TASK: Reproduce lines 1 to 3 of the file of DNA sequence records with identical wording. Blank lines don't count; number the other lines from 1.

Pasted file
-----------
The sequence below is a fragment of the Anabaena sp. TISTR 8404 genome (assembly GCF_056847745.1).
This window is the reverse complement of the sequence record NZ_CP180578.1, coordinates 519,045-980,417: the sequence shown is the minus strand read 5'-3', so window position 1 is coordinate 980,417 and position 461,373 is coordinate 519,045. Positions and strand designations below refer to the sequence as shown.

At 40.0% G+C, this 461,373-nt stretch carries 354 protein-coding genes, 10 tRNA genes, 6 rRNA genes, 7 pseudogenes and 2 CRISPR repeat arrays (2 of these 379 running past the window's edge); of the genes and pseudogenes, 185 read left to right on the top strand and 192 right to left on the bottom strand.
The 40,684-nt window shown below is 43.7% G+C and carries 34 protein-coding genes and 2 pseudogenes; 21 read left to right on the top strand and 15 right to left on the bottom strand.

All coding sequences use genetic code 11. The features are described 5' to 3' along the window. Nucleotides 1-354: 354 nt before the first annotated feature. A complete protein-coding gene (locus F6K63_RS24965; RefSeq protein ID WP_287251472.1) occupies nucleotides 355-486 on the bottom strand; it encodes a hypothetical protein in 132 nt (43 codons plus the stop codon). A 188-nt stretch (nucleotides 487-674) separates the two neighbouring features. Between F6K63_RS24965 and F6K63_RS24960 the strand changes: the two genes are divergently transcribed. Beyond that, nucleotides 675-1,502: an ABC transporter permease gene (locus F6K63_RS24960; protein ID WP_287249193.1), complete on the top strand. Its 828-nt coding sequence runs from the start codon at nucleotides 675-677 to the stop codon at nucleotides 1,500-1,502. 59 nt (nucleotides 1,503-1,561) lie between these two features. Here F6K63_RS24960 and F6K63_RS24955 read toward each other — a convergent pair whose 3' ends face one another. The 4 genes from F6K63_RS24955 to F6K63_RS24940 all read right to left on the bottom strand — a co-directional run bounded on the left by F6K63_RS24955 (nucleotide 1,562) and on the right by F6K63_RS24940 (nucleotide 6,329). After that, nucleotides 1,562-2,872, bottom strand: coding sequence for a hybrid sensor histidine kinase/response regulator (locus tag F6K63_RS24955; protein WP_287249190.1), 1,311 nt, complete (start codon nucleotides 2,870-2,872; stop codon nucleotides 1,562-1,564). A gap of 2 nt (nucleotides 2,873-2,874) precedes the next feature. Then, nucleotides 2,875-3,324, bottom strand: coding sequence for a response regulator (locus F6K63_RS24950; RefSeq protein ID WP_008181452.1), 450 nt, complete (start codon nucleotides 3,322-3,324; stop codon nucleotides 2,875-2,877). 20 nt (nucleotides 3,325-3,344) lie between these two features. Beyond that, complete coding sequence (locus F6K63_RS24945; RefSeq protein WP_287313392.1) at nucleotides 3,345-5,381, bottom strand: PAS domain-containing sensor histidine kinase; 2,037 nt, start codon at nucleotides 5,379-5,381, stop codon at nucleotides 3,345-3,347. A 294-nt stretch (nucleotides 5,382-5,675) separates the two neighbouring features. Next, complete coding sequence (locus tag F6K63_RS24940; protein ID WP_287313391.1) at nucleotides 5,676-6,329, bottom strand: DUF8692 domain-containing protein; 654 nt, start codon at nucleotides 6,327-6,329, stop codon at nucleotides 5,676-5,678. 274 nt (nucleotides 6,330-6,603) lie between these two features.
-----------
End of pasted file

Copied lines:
The sequence below is a fragment of the Anabaena sp. TISTR 8404 genome (assembly GCF_056847745.1).
This window is the reverse complement of the sequence record NZ_CP180578.1, coordinates 519,045-980,417: the sequence shown is the minus strand read 5'-3', so window position 1 is coordinate 980,417 and position 461,373 is coordinate 519,045. Positions and strand designations below refer to the sequence as shown.

At 40.0% G+C, this 461,373-nt stretch carries 354 protein-coding genes, 10 tRNA genes, 6 rRNA genes, 7 pseudogenes and 2 CRISPR repeat arrays (2 of these 379 running past the window's edge); of the genes and pseudogenes, 185 read left to right on the top strand and 192 right to left on the bottom strand.